What makes Dutch elm disease so ravaging is that there is no known cure and can spread easily as infected beetles fly from tree to tree. In addition, it can be transmitted through the grafting of tree roots. It’s therefore critical to remove an infected elm as soon as possible following detection of the disease.

Wellesley officials first became concerned about Dutch elm disease around 1934. Having already experienced a blight of the American chestnut trees that wiped out the entire population in the early 1900s, tree experts were acutely aware that a sustained commitment by the town was necessary to stave off Dutch elm disease. Everyone had to be on the lookout for sickly elms and take immediate action once the disease was found, lest the thousands of elm trees in Wellesley disappear.

It was largely a waiting game during the 1930s and 1940s. As reports of positive tests for the disease came in from communities across the nation — including within neighboring cities and towns — Wellesley took whatever proactive measures it could to limit the chances that Dutch elm disease would show up here, including eliminating the piling of dead elm wood that could act as breeding grounds for the disease, as well as continually spraying trees with insecticides to control the elm bark beetle population.

The first confirmation of Dutch elm disease in Wellesley occurred in 1948 within an elm tree on Great Plain Avenue near the Needham line. It was at this point that the Town adopted an even more aggressive approach to try to prevent an outbreak. Whenever any tree showed signs of infection — whether on public land or private property — Town officials would remove it at once at the Town’s expense. (In 1939, a state law was passed that allowed municipal workers to remove diseased trees without the owner’s consent.)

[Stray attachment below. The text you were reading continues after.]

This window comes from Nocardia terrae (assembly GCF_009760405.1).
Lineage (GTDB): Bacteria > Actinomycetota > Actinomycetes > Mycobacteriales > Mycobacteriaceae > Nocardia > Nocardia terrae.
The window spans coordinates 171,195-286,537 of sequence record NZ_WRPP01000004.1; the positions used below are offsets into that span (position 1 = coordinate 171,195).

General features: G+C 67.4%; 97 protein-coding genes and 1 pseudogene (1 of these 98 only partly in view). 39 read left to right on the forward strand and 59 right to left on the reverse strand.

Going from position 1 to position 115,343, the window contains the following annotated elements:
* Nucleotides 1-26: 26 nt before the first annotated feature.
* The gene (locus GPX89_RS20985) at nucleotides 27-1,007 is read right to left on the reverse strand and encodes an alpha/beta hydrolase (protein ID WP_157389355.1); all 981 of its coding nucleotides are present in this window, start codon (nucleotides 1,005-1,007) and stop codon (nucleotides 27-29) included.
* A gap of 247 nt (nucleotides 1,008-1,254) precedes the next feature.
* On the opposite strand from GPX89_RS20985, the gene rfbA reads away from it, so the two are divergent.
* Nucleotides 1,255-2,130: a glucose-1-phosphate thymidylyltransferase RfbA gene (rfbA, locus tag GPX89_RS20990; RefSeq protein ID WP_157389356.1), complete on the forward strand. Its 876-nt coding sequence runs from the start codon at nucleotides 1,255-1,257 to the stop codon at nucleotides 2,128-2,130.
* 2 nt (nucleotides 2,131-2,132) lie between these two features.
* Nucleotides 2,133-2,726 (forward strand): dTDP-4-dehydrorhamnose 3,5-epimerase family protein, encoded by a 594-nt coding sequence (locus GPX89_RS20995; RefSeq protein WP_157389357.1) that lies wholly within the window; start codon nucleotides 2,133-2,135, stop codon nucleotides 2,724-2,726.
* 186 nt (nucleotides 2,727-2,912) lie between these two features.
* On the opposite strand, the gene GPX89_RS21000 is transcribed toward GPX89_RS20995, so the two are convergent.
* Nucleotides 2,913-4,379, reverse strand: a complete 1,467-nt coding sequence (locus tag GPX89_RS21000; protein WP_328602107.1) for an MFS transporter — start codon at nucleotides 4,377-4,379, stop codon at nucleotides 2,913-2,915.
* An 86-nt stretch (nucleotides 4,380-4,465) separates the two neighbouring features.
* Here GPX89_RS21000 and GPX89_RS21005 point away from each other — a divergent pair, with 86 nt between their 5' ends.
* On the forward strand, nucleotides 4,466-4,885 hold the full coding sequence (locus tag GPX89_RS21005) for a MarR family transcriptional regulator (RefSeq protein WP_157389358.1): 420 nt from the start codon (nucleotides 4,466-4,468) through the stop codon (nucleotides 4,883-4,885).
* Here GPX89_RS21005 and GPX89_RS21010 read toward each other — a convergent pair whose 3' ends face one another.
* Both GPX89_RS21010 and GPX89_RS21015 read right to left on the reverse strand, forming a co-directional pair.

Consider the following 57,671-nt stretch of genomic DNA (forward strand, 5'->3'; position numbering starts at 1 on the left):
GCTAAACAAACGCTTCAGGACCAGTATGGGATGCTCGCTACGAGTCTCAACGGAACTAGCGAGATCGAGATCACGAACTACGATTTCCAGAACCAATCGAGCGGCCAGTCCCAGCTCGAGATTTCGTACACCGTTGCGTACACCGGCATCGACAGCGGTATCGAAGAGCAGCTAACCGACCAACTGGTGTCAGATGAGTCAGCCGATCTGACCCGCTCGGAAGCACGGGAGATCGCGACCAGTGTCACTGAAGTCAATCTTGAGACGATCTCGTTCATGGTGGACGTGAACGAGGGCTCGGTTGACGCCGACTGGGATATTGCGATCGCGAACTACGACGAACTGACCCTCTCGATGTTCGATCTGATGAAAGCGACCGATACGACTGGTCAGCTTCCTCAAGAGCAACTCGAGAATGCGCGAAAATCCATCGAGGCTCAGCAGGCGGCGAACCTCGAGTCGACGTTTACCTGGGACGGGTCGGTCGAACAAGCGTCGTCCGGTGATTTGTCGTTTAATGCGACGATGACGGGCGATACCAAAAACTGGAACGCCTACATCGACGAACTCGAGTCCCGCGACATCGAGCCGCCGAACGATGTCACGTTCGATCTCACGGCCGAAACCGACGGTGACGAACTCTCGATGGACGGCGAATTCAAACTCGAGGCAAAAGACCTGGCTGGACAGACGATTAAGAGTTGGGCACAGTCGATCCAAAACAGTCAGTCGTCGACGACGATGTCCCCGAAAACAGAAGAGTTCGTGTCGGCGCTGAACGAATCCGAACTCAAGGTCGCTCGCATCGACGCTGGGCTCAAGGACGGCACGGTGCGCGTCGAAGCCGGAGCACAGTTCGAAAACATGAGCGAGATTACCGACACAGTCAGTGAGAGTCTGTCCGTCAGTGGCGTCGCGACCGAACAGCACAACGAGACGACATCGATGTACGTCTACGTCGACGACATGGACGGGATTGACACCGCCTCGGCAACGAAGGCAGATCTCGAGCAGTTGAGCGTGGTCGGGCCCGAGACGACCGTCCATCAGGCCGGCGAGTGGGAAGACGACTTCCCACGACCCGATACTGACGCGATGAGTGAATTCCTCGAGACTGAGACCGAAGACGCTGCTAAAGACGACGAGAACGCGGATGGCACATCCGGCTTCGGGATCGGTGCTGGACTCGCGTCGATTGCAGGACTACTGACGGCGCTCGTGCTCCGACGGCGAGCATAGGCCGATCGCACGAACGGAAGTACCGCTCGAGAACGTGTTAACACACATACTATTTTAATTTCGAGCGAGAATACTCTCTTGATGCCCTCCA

Wellesley was arguably more successful in combating this disease than most communities. Nevertheless, it still took its toll on the town’s elm trees. By 1951, there were 88 cases of Dutch elm disease in Wellesley. Two years later, that number had doubled. And for the next two decades, an average of 200 infected elm trees were removed each year.

This unfortunate reality was perhaps one of the primary reasons that in 1974 the Town chose to stop funding the removal of infected elms on private property. Although officials would still help identify sickly trees, the costs of cutting down the trees would be passed on to the homeowners.

The fight against Dutch elm disease was just too difficult. In particular, the banning of DDT – one of the most effective insecticides on the market — gave little hope that the elm trees would not eventually become infected. So one by one, many of the remaining American elms that Wellesley’s forefathers planted a century earlier disappeared.

But let’s not miss the forest from the trees here. In recent decades, although the number of large street trees has been decreasing for reasons out of our control, Wellesley has been ambitiously planting shade trees throughout the town. Perhaps not literally next to or on the roadways, but many close nearby. This even includes elms, albeit species that are more resistant to Dutch elm disease.

No one should therefore question Wellesley’s investment in its tree population. With over 150 years of sustained commitment toward the protection of our community’s trees, we have put ourselves in a great position to maintain that level of excellence for many years to come.